Legal Technology

FindLaw's Legal Technology Center provides a wealth of free resources designed for solo and small law firms on law technology topics such as Electronic Discovery, Law Office Hardware, Legal Practice Software, Mobile, Networking, Data Storage, and Modern Law Practice. Making technology decisions for a solo or small law firm requires careful attention to technical and practical details. Whether you are a solo practitioner, or need to provide technical office support to many lawyers, FindLaw can help you make successful technology decisions.

Legal Technology and Practice News

Legal Technology Articles
    • Potential Violations of Presidential Records Act Uncovered

      Did White House officials violate the Presidential Records Act by using email accounts maintained by the Republican National Committee and the Bush Cheney '04 Campaign for official White House communications?

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    • Cloud Computing and the Law: The Basics

      As reflected in the NIST definition of cloud computing, the most appealing aspect of using the cloud is the effective scalability, and therefore elastic cost, of the service.

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    • An Introduction to Enterprise Cloud Computing for Attorneys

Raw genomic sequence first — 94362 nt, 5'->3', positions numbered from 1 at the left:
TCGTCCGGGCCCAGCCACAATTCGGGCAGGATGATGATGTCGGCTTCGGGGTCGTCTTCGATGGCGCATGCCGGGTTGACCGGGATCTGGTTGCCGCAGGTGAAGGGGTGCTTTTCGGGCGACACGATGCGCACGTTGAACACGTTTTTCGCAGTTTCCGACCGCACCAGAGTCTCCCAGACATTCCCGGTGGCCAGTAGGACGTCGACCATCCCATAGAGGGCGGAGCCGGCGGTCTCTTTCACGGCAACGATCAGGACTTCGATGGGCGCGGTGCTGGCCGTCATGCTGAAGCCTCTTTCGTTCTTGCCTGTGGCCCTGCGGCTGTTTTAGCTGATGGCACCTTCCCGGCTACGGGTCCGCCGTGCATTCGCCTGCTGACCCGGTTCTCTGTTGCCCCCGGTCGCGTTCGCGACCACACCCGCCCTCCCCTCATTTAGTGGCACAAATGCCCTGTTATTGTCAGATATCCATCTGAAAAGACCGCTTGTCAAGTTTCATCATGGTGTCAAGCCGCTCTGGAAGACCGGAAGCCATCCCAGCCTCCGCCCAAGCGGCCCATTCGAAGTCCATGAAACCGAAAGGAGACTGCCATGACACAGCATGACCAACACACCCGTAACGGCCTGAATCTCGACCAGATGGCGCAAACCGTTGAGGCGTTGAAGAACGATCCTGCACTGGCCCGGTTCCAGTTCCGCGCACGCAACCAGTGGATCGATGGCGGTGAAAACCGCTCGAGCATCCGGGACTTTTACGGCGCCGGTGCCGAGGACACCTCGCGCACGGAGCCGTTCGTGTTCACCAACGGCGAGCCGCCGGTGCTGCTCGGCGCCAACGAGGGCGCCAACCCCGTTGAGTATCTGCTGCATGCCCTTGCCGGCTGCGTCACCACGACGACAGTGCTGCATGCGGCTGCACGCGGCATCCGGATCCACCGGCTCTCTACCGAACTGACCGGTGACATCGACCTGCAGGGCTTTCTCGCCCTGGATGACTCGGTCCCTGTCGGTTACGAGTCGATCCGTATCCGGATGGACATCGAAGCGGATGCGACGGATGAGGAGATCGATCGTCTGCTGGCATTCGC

As we trek into the 21st Century, “cloud” has a pervasive, much more technical meaning referencing the location of data when it does not reside where it is used or created. This is the new world of cloud computing.

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    • The Cloud Explained, Part 2 of 2

      In Part One of this article we explored the meaning of "The Cloud" and arrived at a definition: The cloud is a collection of utilities built on Internet technologies for on-demand services. In Part Two, we'll explore data centers, the facilities where Internet information actually resides.

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      You may have heard of the Web site The purpose of the site is to allow women to make anonymous postings about specific men. A defamation lawsuit was filed with respect to statements made on the site about a particular man. While the name of the case is Hollis v. Joseph, as owner and operator of, et al., perhaps the case should be referred to as DontSueThere.Com.

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